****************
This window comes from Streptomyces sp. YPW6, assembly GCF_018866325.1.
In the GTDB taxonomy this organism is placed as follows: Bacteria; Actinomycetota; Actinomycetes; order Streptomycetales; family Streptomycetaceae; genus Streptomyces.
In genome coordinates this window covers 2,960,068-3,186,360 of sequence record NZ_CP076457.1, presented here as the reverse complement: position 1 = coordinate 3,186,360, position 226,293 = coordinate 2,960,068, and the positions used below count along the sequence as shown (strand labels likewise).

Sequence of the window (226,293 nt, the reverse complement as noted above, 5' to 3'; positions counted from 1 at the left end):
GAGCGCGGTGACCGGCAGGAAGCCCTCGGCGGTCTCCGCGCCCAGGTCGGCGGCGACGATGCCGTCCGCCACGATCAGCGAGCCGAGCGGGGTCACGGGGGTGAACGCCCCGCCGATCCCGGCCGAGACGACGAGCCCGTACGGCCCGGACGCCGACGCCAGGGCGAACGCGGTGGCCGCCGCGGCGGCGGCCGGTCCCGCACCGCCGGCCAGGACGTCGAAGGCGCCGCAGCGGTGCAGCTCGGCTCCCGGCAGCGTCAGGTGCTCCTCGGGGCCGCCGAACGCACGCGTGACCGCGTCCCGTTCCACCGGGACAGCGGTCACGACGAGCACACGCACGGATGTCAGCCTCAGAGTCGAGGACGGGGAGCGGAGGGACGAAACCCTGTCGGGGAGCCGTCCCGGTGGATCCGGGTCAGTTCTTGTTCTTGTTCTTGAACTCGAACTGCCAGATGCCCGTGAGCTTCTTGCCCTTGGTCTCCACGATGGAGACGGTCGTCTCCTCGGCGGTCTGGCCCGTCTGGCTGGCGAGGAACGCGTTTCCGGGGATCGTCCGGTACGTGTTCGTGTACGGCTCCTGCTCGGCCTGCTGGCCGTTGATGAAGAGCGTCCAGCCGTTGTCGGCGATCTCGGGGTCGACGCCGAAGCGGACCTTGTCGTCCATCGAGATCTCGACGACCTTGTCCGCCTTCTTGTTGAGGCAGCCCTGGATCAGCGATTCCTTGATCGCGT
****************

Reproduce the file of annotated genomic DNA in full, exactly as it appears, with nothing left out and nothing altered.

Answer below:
This window comes from Streptomyces sp. YPW6, assembly GCF_018866325.1.
In the GTDB taxonomy this organism is placed as follows: Bacteria; Actinomycetota; Actinomycetes; order Streptomycetales; family Streptomycetaceae; genus Streptomyces.
In genome coordinates this window covers 2,960,068-3,186,360 of sequence record NZ_CP076457.1, presented here as the reverse complement: position 1 = coordinate 3,186,360, position 226,293 = coordinate 2,960,068, and the positions used below count along the sequence as shown (strand labels likewise).

Sequence of the window (226,293 nt, the reverse complement as noted above, 5' to 3'; positions counted from 1 at the left end):
GAGCGCGGTGACCGGCAGGAAGCCCTCGGCGGTCTCCGCGCCCAGGTCGGCGGCGACGATGCCGTCCGCCACGATCAGCGAGCCGAGCGGGGTCACGGGGGTGAACGCCCCGCCGATCCCGGCCGAGACGACGAGCCCGTACGGCCCGGACGCCGACGCCAGGGCGAACGCGGTGGCCGCCGCGGCGGCGGCCGGTCCCGCACCGCCGGCCAGGACGTCGAAGGCGCCGCAGCGGTGCAGCTCGGCTCCCGGCAGCGTCAGGTGCTCCTCGGGGCCGCCGAACGCACGCGTGACCGCGTCCCGTTCCACCGGGACAGCGGTCACGACGAGCACACGCACGGATGTCAGCCTCAGAGTCGAGGACGGGGAGCGGAGGGACGAAACCCTGTCGGGGAGCCGTCCCGGTGGATCCGGGTCAGTTCTTGTTCTTGTTCTTGAACTCGAACTGCCAGATGCCCGTGAGCTTCTTGCCCTTGGTCTCCACGATGGAGACGGTCGTCTCCTCGGCGGTCTGGCCCGTCTGGCTGGCGAGGAACGCGTTTCCGGGGATCGTCCGGTACGTGTTCGTGTACGGCTCCTGCTCGGCCTGCTGGCCGTTGATGAAGAGCGTCCAGCCGTTGTCGGCGATCTCGGGGTCGACGCCGAAGCGGACCTTGTCGTCCATCGAGATCTCGACGACCTTGTCCGCCTTCTTGTTGAGGCAGCCCTGGATCAGCGATTCCTTGATCGCGT